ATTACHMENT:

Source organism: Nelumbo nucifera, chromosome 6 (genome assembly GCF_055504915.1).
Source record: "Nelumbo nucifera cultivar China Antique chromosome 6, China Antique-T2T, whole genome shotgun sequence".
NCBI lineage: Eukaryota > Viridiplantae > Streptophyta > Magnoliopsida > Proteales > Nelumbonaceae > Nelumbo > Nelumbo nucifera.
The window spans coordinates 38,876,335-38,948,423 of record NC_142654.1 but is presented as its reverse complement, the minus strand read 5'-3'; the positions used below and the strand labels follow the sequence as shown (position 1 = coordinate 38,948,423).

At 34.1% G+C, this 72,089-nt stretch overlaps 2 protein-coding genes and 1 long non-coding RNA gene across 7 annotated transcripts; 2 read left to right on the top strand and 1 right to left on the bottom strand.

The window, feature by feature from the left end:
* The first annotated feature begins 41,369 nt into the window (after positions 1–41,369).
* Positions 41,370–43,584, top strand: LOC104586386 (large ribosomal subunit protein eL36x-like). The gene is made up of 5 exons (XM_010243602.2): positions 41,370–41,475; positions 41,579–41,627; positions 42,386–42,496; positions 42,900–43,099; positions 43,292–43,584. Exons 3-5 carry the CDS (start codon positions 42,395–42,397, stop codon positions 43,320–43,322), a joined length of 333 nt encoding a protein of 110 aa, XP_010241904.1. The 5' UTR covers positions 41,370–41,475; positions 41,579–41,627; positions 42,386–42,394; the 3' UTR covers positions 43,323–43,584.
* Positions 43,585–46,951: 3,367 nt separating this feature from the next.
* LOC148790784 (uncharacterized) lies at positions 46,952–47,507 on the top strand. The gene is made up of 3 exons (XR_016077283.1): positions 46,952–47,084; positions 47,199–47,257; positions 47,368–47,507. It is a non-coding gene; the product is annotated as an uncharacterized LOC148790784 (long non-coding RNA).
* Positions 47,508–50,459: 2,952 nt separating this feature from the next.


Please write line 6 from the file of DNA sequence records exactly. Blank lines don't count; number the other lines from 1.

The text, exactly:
The window, feature by feature from the left end: